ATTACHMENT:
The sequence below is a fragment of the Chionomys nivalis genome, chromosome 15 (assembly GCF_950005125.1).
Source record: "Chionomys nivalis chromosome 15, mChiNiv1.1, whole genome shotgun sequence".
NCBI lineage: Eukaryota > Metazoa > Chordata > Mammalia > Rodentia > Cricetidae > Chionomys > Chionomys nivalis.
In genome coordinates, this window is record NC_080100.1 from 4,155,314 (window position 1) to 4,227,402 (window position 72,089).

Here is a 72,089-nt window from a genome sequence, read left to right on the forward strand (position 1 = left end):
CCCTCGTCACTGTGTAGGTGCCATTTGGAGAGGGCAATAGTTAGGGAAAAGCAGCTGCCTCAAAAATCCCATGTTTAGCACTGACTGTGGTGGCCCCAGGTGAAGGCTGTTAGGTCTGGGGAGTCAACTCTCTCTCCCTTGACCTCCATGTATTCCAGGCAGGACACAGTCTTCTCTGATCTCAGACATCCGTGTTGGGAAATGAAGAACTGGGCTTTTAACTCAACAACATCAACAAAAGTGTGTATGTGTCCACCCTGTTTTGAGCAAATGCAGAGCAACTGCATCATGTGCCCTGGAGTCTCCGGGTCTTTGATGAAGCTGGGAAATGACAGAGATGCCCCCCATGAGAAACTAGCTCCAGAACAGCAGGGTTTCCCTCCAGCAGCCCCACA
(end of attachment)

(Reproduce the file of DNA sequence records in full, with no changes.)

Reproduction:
The sequence below is a fragment of the Chionomys nivalis genome, chromosome 15 (assembly GCF_950005125.1).
Source record: "Chionomys nivalis chromosome 15, mChiNiv1.1, whole genome shotgun sequence".
NCBI lineage: Eukaryota > Metazoa > Chordata > Mammalia > Rodentia > Cricetidae > Chionomys > Chionomys nivalis.
In genome coordinates, this window is record NC_080100.1 from 4,155,314 (window position 1) to 4,227,402 (window position 72,089).

Here is a 72,089-nt window from a genome sequence, read left to right on the forward strand (position 1 = left end):
CCCTCGTCACTGTGTAGGTGCCATTTGGAGAGGGCAATAGTTAGGGAAAAGCAGCTGCCTCAAAAATCCCATGTTTAGCACTGACTGTGGTGGCCCCAGGTGAAGGCTGTTAGGTCTGGGGAGTCAACTCTCTCTCCCTTGACCTCCATGTATTCCAGGCAGGACACAGTCTTCTCTGATCTCAGACATCCGTGTTGGGAAATGAAGAACTGGGCTTTTAACTCAACAACATCAACAAAAGTGTGTATGTGTCCACCCTGTTTTGAGCAAATGCAGAGCAACTGCATCATGTGCCCTGGAGTCTCCGGGTCTTTGATGAAGCTGGGAAATGACAGAGATGCCCCCCATGAGAAACTAGCTCCAGAACAGCAGGGTTTCCCTCCAGCAGCCCCACA